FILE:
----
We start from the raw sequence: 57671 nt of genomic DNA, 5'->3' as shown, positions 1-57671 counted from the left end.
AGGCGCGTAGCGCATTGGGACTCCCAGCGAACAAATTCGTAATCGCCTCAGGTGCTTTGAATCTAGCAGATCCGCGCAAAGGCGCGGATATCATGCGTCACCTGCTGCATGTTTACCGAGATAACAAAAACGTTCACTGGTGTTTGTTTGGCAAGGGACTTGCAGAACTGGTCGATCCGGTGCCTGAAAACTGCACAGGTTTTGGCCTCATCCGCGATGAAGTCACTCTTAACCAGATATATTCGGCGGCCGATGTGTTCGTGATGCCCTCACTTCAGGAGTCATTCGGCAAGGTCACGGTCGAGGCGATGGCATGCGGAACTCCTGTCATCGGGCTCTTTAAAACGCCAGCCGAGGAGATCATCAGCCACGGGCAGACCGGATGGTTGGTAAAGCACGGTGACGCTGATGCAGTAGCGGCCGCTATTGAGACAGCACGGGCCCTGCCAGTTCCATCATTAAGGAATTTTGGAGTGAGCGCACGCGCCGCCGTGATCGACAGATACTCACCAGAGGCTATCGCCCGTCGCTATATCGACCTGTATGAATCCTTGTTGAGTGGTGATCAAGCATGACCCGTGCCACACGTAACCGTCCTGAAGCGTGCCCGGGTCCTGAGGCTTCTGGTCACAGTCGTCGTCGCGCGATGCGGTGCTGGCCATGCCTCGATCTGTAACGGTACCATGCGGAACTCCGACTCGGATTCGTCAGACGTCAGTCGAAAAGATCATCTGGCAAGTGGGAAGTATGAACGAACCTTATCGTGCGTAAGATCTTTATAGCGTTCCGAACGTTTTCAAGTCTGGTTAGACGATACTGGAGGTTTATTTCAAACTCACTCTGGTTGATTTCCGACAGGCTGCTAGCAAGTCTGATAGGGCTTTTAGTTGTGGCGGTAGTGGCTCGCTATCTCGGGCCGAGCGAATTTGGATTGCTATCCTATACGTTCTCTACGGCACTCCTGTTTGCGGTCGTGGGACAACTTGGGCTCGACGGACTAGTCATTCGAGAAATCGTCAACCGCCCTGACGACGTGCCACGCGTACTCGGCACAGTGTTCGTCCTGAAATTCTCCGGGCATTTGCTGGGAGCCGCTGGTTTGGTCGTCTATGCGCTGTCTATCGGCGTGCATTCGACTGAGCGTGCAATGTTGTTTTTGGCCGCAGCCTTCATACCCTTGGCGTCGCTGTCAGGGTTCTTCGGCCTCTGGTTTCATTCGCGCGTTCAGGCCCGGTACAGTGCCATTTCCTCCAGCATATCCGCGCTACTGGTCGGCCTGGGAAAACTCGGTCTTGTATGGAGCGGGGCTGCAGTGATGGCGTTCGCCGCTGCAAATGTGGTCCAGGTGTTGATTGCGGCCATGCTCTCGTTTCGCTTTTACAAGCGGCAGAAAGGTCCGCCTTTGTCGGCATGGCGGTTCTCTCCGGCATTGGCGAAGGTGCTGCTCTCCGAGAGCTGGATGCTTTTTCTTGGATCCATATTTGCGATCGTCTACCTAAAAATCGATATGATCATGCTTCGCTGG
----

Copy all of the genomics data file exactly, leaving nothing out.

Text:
We start from the raw sequence: 57671 nt of genomic DNA, 5'->3' as shown, positions 1-57671 counted from the left end.
AGGCGCGTAGCGCATTGGGACTCCCAGCGAACAAATTCGTAATCGCCTCAGGTGCTTTGAATCTAGCAGATCCGCGCAAAGGCGCGGATATCATGCGTCACCTGCTGCATGTTTACCGAGATAACAAAAACGTTCACTGGTGTTTGTTTGGCAAGGGACTTGCAGAACTGGTCGATCCGGTGCCTGAAAACTGCACAGGTTTTGGCCTCATCCGCGATGAAGTCACTCTTAACCAGATATATTCGGCGGCCGATGTGTTCGTGATGCCCTCACTTCAGGAGTCATTCGGCAAGGTCACGGTCGAGGCGATGGCATGCGGAACTCCTGTCATCGGGCTCTTTAAAACGCCAGCCGAGGAGATCATCAGCCACGGGCAGACCGGATGGTTGGTAAAGCACGGTGACGCTGATGCAGTAGCGGCCGCTATTGAGACAGCACGGGCCCTGCCAGTTCCATCATTAAGGAATTTTGGAGTGAGCGCACGCGCCGCCGTGATCGACAGATACTCACCAGAGGCTATCGCCCGTCGCTATATCGACCTGTATGAATCCTTGTTGAGTGGTGATCAAGCATGACCCGTGCCACACGTAACCGTCCTGAAGCGTGCCCGGGTCCTGAGGCTTCTGGTCACAGTCGTCGTCGCGCGATGCGGTGCTGGCCATGCCTCGATCTGTAACGGTACCATGCGGAACTCCGACTCGGATTCGTCAGACGTCAGTCGAAAAGATCATCTGGCAAGTGGGAAGTATGAACGAACCTTATCGTGCGTAAGATCTTTATAGCGTTCCGAACGTTTTCAAGTCTGGTTAGACGATACTGGAGGTTTATTTCAAACTCACTCTGGTTGATTTCCGACAGGCTGCTAGCAAGTCTGATAGGGCTTTTAGTTGTGGCGGTAGTGGCTCGCTATCTCGGGCCGAGCGAATTTGGATTGCTATCCTATACGTTCTCTACGGCACTCCTGTTTGCGGTCGTGGGACAACTTGGGCTCGACGGACTAGTCATTCGAGAAATCGTCAACCGCCCTGACGACGTGCCACGCGTACTCGGCACAGTGTTCGTCCTGAAATTCTCCGGGCATTTGCTGGGAGCCGCTGGTTTGGTCGTCTATGCGCTGTCTATCGGCGTGCATTCGACTGAGCGTGCAATGTTGTTTTTGGCCGCAGCCTTCATACCCTTGGCGTCGCTGTCAGGGTTCTTCGGCCTCTGGTTTCATTCGCGCGTTCAGGCCCGGTACAGTGCCATTTCCTCCAGCATATCCGCGCTACTGGTCGGCCTGGGAAAACTCGGTCTTGTATGGAGCGGGGCTGCAGTGATGGCGTTCGCCGCTGCAAATGTGGTCCAGGTGTTGATTGCGGCCATGCTCTCGTTTCGCTTTTACAAGCGGCAGAAAGGTCCGCCTTTGTCGGCATGGCGGTTCTCTCCGGCATTGGCGAAGGTGCTGCTCTCCGAGAGCTGGATGCTTTTTCTTGGATCCATATTTGCGATCGTCTACCTAAAAATCGATATGATCATGCTTCGCTGG